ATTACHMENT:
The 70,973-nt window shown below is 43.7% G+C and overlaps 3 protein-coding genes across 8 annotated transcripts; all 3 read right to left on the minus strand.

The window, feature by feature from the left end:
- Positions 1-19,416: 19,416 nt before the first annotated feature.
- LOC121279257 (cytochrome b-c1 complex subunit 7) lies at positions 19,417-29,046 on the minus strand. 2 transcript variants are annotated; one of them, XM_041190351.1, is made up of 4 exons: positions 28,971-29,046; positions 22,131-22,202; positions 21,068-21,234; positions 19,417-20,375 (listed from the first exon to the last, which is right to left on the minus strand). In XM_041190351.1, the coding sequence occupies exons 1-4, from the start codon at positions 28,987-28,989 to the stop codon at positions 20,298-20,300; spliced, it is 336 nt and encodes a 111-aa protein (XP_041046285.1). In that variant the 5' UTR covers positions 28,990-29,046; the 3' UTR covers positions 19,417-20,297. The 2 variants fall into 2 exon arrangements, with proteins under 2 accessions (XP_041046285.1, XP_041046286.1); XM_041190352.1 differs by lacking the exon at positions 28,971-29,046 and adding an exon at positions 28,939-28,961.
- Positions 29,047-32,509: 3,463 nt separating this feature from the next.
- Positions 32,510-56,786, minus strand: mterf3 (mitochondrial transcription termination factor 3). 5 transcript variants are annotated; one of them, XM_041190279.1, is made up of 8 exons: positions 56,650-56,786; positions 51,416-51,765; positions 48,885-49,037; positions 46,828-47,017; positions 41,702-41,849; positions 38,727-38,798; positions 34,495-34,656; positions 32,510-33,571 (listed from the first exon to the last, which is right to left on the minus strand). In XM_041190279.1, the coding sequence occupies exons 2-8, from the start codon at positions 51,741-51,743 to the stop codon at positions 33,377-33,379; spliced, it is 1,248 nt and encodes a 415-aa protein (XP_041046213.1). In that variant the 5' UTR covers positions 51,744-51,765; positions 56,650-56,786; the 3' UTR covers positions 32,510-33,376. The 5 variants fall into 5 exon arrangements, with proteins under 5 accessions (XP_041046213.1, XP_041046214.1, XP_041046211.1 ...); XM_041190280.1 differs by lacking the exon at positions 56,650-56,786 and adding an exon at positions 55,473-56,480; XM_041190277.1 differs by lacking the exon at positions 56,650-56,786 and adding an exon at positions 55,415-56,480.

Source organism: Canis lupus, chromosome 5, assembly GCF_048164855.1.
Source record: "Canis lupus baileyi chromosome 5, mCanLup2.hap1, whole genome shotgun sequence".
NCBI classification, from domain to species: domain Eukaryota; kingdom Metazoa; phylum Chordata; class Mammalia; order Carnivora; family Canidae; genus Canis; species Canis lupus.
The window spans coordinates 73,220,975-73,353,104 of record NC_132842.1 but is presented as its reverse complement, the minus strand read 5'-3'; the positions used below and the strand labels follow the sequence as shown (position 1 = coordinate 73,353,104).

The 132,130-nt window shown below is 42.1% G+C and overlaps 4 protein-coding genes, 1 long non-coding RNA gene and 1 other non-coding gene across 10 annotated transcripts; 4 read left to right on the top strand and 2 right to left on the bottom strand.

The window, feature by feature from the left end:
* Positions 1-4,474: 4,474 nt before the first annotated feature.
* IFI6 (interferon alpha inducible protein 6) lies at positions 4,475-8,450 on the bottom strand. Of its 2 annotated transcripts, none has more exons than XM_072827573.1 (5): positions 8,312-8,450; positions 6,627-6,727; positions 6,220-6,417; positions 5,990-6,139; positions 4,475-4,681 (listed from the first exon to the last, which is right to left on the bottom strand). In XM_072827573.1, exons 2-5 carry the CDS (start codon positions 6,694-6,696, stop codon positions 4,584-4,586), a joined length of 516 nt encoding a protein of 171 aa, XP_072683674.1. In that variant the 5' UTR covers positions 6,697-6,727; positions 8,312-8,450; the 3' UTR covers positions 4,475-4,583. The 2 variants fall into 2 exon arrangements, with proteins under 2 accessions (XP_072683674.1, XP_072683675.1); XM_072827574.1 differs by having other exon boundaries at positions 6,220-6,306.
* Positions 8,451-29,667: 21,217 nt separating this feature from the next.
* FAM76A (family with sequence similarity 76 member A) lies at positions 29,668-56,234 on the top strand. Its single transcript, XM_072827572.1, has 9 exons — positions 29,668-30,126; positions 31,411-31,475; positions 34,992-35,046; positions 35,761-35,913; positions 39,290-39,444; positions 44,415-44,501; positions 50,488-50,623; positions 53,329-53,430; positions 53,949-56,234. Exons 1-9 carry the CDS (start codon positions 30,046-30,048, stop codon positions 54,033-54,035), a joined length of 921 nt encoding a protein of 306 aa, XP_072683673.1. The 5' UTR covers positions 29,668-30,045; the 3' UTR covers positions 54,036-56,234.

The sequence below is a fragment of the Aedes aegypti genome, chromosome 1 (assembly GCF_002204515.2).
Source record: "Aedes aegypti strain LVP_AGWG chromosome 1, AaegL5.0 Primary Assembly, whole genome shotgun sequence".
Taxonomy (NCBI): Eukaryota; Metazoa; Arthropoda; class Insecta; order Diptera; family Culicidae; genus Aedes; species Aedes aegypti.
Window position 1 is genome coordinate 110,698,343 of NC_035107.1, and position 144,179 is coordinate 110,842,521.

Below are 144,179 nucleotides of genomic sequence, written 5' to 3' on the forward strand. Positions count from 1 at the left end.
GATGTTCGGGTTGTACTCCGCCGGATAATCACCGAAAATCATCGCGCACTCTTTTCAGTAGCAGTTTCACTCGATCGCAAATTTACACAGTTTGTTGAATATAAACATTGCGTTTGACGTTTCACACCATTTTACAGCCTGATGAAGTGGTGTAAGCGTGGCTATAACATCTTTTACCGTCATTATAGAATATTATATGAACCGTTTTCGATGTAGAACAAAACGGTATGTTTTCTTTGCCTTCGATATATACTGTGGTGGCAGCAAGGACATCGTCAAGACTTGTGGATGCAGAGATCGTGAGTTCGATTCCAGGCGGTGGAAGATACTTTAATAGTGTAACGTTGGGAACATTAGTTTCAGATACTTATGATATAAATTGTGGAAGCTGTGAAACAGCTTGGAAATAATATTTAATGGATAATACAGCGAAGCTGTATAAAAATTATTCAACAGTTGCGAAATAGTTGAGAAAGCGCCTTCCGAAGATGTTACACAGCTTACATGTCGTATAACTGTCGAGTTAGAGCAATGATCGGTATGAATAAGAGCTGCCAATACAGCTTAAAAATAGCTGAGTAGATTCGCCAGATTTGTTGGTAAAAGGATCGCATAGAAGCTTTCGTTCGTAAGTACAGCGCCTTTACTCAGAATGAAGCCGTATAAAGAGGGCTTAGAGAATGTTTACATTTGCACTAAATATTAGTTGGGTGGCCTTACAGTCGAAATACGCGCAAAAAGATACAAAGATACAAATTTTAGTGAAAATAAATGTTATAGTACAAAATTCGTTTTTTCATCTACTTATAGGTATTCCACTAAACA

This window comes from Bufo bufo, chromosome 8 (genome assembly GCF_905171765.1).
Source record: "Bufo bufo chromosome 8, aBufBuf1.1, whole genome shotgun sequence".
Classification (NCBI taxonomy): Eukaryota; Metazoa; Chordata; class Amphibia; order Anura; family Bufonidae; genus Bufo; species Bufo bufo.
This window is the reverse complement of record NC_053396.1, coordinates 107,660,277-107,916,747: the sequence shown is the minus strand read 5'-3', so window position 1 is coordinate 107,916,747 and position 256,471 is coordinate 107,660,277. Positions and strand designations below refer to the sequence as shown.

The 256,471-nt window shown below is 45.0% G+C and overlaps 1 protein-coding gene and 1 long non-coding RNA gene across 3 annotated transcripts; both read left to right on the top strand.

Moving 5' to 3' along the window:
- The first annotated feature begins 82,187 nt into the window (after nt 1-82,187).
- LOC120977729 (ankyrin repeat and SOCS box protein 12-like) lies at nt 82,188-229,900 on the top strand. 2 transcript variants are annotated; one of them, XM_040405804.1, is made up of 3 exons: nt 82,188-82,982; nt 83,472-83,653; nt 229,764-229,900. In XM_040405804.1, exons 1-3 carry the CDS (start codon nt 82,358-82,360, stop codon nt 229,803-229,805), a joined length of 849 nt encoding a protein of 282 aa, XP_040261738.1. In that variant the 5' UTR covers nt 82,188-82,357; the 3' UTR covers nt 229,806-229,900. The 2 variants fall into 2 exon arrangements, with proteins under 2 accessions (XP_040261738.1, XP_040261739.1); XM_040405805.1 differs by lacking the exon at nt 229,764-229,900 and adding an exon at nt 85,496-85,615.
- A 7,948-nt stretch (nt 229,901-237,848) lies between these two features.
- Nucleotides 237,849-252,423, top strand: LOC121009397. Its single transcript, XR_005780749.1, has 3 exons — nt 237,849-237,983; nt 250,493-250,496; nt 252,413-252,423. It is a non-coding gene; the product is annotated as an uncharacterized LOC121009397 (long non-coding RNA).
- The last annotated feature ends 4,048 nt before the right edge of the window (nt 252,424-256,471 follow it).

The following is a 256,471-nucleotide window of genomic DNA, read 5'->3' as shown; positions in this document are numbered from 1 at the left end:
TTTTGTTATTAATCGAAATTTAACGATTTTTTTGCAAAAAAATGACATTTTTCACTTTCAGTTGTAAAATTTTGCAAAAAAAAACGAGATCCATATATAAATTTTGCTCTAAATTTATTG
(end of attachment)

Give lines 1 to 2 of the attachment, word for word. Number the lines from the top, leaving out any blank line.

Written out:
The 70,973-nt window shown below is 43.7% G+C and overlaps 3 protein-coding genes across 8 annotated transcripts; all 3 read right to left on the minus strand.

The window, feature by feature from the left end: